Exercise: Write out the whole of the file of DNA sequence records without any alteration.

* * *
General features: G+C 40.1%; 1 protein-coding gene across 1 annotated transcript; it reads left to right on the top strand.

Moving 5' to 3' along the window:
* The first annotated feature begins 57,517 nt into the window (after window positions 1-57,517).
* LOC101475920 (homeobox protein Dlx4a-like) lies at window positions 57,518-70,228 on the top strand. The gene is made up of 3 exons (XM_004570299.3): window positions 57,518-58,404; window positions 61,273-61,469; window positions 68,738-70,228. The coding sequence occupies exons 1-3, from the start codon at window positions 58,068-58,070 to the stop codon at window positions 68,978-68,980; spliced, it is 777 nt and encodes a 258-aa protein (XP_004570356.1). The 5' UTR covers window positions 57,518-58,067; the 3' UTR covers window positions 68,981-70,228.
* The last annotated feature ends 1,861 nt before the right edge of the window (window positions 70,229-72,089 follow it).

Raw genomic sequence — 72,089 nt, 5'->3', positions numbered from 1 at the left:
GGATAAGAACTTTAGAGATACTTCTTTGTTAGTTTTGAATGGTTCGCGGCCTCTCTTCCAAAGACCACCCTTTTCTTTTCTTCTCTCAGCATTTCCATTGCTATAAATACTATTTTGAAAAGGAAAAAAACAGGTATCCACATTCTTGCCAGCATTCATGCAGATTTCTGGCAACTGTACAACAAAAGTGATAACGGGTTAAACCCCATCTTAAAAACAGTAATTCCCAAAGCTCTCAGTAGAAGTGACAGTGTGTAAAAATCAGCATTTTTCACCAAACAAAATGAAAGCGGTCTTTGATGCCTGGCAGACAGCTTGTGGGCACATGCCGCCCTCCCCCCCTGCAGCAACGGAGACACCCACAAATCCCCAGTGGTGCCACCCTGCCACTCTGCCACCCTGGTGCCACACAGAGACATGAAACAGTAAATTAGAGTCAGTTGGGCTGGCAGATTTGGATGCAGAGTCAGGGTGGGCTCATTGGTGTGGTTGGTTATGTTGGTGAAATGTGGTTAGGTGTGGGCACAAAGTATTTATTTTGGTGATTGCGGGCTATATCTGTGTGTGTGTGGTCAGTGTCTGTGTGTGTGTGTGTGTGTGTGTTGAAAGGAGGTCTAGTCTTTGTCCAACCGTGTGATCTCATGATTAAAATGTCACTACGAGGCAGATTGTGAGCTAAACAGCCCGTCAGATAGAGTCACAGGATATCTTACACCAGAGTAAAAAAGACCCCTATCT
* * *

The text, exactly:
General features: G+C 40.1%; 1 protein-coding gene across 1 annotated transcript; it reads left to right on the top strand.

Moving 5' to 3' along the window:
* The first annotated feature begins 57,517 nt into the window (after window positions 1-57,517).
* LOC101475920 (homeobox protein Dlx4a-like) lies at window positions 57,518-70,228 on the top strand. The gene is made up of 3 exons (XM_004570299.3): window positions 57,518-58,404; window positions 61,273-61,469; window positions 68,738-70,228. The coding sequence occupies exons 1-3, from the start codon at window positions 58,068-58,070 to the stop codon at window positions 68,978-68,980; spliced, it is 777 nt and encodes a 258-aa protein (XP_004570356.1). The 5' UTR covers window positions 57,518-58,067; the 3' UTR covers window positions 68,981-70,228.
* The last annotated feature ends 1,861 nt before the right edge of the window (window positions 70,229-72,089 follow it).

Raw genomic sequence — 72,089 nt, 5'->3', positions numbered from 1 at the left:
GGATAAGAACTTTAGAGATACTTCTTTGTTAGTTTTGAATGGTTCGCGGCCTCTCTTCCAAAGACCACCCTTTTCTTTTCTTCTCTCAGCATTTCCATTGCTATAAATACTATTTTGAAAAGGAAAAAAACAGGTATCCACATTCTTGCCAGCATTCATGCAGATTTCTGGCAACTGTACAACAAAAGTGATAACGGGTTAAACCCCATCTTAAAAACAGTAATTCCCAAAGCTCTCAGTAGAAGTGACAGTGTGTAAAAATCAGCATTTTTCACCAAACAAAATGAAAGCGGTCTTTGATGCCTGGCAGACAGCTTGTGGGCACATGCCGCCCTCCCCCCCTGCAGCAACGGAGACACCCACAAATCCCCAGTGGTGCCACCCTGCCACTCTGCCACCCTGGTGCCACACAGAGACATGAAACAGTAAATTAGAGTCAGTTGGGCTGGCAGATTTGGATGCAGAGTCAGGGTGGGCTCATTGGTGTGGTTGGTTATGTTGGTGAAATGTGGTTAGGTGTGGGCACAAAGTATTTATTTTGGTGATTGCGGGCTATATCTGTGTGTGTGTGGTCAGTGTCTGTGTGTGTGTGTGTGTGTGTGTTGAAAGGAGGTCTAGTCTTTGTCCAACCGTGTGATCTCATGATTAAAATGTCACTACGAGGCAGATTGTGAGCTAAACAGCCCGTCAGATAGAGTCACAGGATATCTTACACCAGAGTAAAAAAGACCCCTATCT